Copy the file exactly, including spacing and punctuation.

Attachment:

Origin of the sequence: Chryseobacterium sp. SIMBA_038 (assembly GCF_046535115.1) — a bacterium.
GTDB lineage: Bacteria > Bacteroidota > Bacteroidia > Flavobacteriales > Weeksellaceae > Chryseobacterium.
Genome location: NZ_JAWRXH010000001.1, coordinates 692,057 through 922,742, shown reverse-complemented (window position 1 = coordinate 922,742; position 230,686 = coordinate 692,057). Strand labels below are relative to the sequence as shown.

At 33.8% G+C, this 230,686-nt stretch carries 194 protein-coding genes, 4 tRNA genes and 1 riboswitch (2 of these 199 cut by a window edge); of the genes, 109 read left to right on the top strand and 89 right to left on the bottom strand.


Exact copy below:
Origin of the sequence: Chryseobacterium sp. SIMBA_038 (assembly GCF_046535115.1) — a bacterium.
GTDB lineage: Bacteria > Bacteroidota > Bacteroidia > Flavobacteriales > Weeksellaceae > Chryseobacterium.
Genome location: NZ_JAWRXH010000001.1, coordinates 692,057 through 922,742, shown reverse-complemented (window position 1 = coordinate 922,742; position 230,686 = coordinate 692,057). Strand labels below are relative to the sequence as shown.

At 33.8% G+C, this 230,686-nt stretch carries 194 protein-coding genes, 4 tRNA genes and 1 riboswitch (2 of these 199 cut by a window edge); of the genes, 109 read left to right on the top strand and 89 right to left on the bottom strand.